The Philadelphia Zoo added a very special new member to its family on June 2, 2017 – a newborn endangered gorilla baby. And man, it is SO cute we're not even sure we can handle it!!
The zoo announced on its Facebook page the birth of the unnamed baby boy. This is huge news for the zoo, which currently has four of the endangered lowland gorillas. The baby's mom, 17-year-old Kira, has been at the zoo for several years – as is her 32-year-old mate Motuba. These creatures are considered critically endangered by the International Union for Conservation of Nature, meaning the new baby isn't only an adorable addition, he's an important one, too.
Zoo doctors were there documenting Kira's birth and also got some incredibly cute pictures of the newborn baby. How amazing!
The New Baby Was Kira's First – And She Had A Rough Delivery
Kira went into labor on June 1, 2017, according to zoo officials. It was the first baby for the 17-year-old western lowland gorilla. Doctors assisted in the delivery because Kira seemed to struggle, and with a team of top-notch veterinarians and human medical doctors – including an OB/GYN – they delivered the five-pound baby boy.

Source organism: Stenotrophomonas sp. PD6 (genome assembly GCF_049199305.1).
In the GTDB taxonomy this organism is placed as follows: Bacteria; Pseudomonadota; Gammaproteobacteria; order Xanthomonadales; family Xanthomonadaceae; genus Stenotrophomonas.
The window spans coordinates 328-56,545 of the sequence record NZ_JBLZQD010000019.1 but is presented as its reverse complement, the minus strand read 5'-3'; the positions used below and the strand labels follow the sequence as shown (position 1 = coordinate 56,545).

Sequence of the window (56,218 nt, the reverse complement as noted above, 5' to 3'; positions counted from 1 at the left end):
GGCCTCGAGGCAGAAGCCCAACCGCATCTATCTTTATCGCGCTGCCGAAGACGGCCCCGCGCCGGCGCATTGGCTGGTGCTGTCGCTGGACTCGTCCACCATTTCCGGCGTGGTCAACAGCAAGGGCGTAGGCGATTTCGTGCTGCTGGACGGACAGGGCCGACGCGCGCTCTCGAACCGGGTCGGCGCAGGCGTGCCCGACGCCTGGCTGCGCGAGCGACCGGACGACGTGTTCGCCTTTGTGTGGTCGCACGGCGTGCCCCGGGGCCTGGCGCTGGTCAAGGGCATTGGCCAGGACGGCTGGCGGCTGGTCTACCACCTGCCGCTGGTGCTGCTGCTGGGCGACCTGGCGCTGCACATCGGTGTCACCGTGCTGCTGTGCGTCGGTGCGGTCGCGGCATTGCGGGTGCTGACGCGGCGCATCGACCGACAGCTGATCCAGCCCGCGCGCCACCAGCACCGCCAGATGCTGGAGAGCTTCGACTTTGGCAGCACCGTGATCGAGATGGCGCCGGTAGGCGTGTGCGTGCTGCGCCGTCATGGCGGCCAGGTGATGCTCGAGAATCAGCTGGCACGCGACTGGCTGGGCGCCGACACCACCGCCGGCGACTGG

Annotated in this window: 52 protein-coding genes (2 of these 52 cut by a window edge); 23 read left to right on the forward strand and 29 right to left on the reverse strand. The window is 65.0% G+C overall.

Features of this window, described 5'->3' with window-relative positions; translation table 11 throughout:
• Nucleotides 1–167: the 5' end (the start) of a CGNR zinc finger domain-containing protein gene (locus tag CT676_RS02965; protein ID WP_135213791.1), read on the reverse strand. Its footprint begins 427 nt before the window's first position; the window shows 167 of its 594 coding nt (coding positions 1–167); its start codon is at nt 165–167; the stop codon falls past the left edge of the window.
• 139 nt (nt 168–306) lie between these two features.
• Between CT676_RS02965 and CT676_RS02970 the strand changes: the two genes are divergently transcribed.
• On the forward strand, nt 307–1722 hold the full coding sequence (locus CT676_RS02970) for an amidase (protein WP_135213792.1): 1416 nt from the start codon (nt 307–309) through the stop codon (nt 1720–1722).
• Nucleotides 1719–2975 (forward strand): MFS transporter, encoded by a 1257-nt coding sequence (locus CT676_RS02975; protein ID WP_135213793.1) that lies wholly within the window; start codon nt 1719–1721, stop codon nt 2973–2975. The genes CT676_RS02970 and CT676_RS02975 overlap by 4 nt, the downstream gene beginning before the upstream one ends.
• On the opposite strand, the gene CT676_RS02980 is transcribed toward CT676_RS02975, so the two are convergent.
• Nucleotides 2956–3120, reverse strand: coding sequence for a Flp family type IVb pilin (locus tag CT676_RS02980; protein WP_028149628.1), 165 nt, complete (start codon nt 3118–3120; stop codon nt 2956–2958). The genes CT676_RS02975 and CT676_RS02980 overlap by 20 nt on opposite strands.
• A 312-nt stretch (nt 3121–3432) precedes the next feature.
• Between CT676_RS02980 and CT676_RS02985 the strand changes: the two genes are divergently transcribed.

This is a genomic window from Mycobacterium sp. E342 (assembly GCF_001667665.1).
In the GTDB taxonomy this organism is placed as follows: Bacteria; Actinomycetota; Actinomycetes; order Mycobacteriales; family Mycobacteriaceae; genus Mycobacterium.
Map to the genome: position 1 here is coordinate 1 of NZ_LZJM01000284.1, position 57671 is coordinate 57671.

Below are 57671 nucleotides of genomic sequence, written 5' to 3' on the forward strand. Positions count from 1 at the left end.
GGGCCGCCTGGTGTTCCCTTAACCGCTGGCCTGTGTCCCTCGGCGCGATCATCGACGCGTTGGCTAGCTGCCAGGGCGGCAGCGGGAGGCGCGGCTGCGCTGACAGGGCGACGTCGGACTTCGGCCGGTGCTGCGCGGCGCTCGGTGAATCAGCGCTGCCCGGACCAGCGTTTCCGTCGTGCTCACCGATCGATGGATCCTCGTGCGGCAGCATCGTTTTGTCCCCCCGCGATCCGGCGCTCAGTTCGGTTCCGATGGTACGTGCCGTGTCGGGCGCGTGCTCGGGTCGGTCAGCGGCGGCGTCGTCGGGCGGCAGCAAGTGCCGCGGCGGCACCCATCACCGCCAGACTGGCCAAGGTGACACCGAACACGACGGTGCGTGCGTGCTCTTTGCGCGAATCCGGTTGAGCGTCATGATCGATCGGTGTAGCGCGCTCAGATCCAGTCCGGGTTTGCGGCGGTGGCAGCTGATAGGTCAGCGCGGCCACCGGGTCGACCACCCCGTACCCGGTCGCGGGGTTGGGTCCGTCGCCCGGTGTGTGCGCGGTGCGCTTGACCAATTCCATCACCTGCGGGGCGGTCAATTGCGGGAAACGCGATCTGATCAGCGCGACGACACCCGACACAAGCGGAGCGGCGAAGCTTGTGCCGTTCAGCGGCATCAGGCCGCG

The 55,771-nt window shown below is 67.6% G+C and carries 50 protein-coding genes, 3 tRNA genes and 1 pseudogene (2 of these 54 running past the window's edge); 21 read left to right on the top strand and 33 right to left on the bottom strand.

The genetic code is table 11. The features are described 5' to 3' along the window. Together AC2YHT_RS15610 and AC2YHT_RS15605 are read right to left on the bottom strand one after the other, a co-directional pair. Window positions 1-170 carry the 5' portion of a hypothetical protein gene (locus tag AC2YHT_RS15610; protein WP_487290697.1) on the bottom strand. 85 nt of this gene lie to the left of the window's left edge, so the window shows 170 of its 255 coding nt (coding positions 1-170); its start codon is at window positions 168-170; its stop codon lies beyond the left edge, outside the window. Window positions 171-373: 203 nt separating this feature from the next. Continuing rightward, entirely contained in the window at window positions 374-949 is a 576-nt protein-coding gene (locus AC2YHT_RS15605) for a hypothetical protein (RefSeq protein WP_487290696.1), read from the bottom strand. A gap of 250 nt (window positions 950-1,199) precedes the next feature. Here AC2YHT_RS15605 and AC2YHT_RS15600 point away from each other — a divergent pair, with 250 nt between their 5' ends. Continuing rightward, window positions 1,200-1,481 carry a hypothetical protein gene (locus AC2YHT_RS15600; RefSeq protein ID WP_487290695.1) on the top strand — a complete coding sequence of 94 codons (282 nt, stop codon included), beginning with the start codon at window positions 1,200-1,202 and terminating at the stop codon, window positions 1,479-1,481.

Interestingly, delivering a gorilla baby is very similar to delivering a human baby. Doctors had to put Kira under anesthesia, and they used similar tools to the ones they would use with human mothers to help deliver the little guy. He was happy and healthy, and his momma recovered just fine.
The New Baby And His Family Are Part Of An Endangered Primate Reserve
These animals are part of the zoo's Primate Reserve, which includes Kira, Motuba, another adult female named Honi, and her baby Amani. The new baby will be the fifth member. The zoo participates in the Association of Zoos and Aquariums' Species Survival Plan. It's designed to regenerate a population of endangered species in captivity by moving animals around to various zoos for mating purposes.
Zoo officials hope they can increase the number of critically endangered animals and reintroduce them back into the wild to re-grow native populations.
Western Lowland Gorillas Are Native To Africa, But Have Seen Huge Population Decreases
Western lowland gorillas are native to African rainforests. Their main threat is the loss of their forest habitat and illegal hunting, and their populations in the wild are gravely decreasing. There have been several conservation efforts to re-grow their population in captivity, but they're not making up for those dying in the wild. While they're not as endangered as their close relatives, the mountain gorilla, they still face a lot of challenges.